3.  RELATIONSHIP BETWEEN UK GOVERNMENT AND THE WELSH ASSEMBLY

  3.1  Energy policy remains a retained Westminster power and Centrica believes that this should remain the case. We believe it is important to develop an integrated, broad energy generation and distribution strategy which reflects the need of all UK consumers and businesses as a whole.

4.  CURRENT AND FUTURE PORTFOLIO OF ENERGY PROVISION IN WALES

  4.1  Centrica believes that a mixed portfolio of gas supply and power generation is best served to deliver future security of supply. It is also important that the market and not the Government (devolved or otherwise) determine the "energy mix."

  4.2  However, intervention may be necessary to bring about results that a purely free market may not deliver. For example, the market may not favour less carbon polluting forms of power generation and in cases such as these, market based mechanisms such as the Renewables Obligation and EU Emissions Trading should be used. The EU Emissions Trading Scheme, for example, helps the transition to a low carbon economy happen at least cost to consumers.

  4.3  Below we look at some of the technologies and generation sources currently being considered in relation to energy policy:

5.  NUCLEAR ENERGY

  5.1  Existing nuclear power stations in the UK currently meet around 19% of electricity demand. However, there has not been new build of nuclear power stations in Britain for over 10 years and as most reactors close over the next 20 years, this will leave only Sizewell B running until 2035.

  5.2  Centrica has no fundamental issues with nuclear generation which for many years has delivered secure and carbon free electricity. However, nuclear build is not an easy option and does not come without serious problems.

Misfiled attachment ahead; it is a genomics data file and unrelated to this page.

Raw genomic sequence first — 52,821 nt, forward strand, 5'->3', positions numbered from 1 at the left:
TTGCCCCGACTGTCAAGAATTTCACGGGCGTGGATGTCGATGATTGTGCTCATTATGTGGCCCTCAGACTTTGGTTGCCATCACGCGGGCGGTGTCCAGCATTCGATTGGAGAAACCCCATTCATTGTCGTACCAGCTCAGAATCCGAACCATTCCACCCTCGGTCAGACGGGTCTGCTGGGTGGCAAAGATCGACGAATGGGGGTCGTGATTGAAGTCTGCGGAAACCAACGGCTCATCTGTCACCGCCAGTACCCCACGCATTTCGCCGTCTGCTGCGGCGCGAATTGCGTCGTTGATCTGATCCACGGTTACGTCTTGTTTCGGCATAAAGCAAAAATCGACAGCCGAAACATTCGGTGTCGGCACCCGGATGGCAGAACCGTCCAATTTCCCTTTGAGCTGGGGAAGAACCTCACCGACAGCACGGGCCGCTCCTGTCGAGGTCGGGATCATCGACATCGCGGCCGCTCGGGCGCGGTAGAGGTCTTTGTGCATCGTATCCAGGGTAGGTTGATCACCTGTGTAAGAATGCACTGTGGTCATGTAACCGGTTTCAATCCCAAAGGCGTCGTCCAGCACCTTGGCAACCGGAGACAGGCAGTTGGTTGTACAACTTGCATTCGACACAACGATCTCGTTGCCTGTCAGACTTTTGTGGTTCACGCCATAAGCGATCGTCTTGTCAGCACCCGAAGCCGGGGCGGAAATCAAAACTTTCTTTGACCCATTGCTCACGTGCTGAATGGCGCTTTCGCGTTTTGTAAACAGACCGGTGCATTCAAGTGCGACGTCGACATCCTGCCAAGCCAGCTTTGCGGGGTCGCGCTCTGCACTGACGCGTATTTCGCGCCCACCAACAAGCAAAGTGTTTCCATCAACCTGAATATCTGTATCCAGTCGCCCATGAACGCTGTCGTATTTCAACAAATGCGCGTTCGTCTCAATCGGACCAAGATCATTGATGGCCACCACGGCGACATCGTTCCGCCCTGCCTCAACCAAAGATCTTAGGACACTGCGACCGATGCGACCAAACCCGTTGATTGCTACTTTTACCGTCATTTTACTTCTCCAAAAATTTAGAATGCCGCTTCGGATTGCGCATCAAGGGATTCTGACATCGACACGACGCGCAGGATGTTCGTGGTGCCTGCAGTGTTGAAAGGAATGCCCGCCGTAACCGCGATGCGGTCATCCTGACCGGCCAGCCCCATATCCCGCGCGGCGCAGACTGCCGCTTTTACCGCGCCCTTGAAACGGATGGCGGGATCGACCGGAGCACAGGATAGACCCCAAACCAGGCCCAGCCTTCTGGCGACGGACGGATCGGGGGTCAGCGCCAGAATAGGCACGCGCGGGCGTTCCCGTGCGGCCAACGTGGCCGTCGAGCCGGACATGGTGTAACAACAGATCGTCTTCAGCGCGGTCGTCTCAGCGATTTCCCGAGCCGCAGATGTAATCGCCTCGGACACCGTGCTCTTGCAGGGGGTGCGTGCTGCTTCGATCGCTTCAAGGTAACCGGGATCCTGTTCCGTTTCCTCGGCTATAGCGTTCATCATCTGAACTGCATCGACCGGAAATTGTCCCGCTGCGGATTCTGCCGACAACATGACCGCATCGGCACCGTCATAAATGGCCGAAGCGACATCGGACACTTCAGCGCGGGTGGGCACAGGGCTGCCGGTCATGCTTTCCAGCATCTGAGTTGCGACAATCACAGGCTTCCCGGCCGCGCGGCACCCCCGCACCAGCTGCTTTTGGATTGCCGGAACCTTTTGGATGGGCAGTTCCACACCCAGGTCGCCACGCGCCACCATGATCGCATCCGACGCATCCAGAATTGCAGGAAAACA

5.3  There is still no solution as to what to do with the nuclear waste and we will have to wait until the newly formed Nuclear Decommissioning Authority (NDA) delivers its proposed solution in 2006. Waste has significant problems associated with it in terms of public opinion and long term safety. For the public to support large scale new nuclear build, it will be necessary to solve the outstanding long-term nuclear waste disposal issue. It is for the government to ensure that companies who own and operate new nuclear, do so in a safe and effective manner.

  5.4 The time span involved to plan, build and make a return on investment for new nuclear build is longer than other forms of power and can take up to 50 years in total, (against the total product life cycle of a Combined Cycle Gas Turbine (CCGT) power station of 25-30 years). Investors would be wary of making such a long term investment in any sector let alone the UK energy market, which has been subject to numerous policy changes over the last two decades.

  5.5  It must also be noted, that if a decision is taken to go ahead with a new fleet of nuclear power stations, when licensing, planning and building is taken into consideration, they would not be on stream for at least another 10 years. Therefore, new nuclear build will have little impact of security of supply and carbon reduction in the short-term.

  5.6  To reduce the risk associated with new build, the government would have to provide either upfront subsidy or introduce a policy mechanism which forced retail suppliers to source a proportion of their electricity supply from nuclear stations. Both of these options would have a significant impact on the current liberalised market. Combined with the Government's desire to increase the Renewable Obligation to 20%, adding some form of nuclear obligation on suppliers would mean that almost one half of the energy supplied by private companies would be dictated by Government policy.

  5.7  This would act to reduce the ability of suppliers to compete with each other, thereby impacting the price consumers pay, as well as reducing the potential of suppliers to source the most efficient sources of fuel for power generation needs.

  5.8  The impact of the EU emissions trading on the development of less carbon intensive power production should not be ignored. By rewarding electricity generators that produce less CO2 for every unit of electricity produced, the EU ETS builds the price of carbon into the power price and thereby favours nuclear generation.

  5.9  It is Centrica's view that in addition to a decision on new nuclear build being made, real effort should be made to ensure the success of the EU ETS which, if allowed to work correctly, will deliver environmental savings at the lowest cost to the consumer.

6.  LNG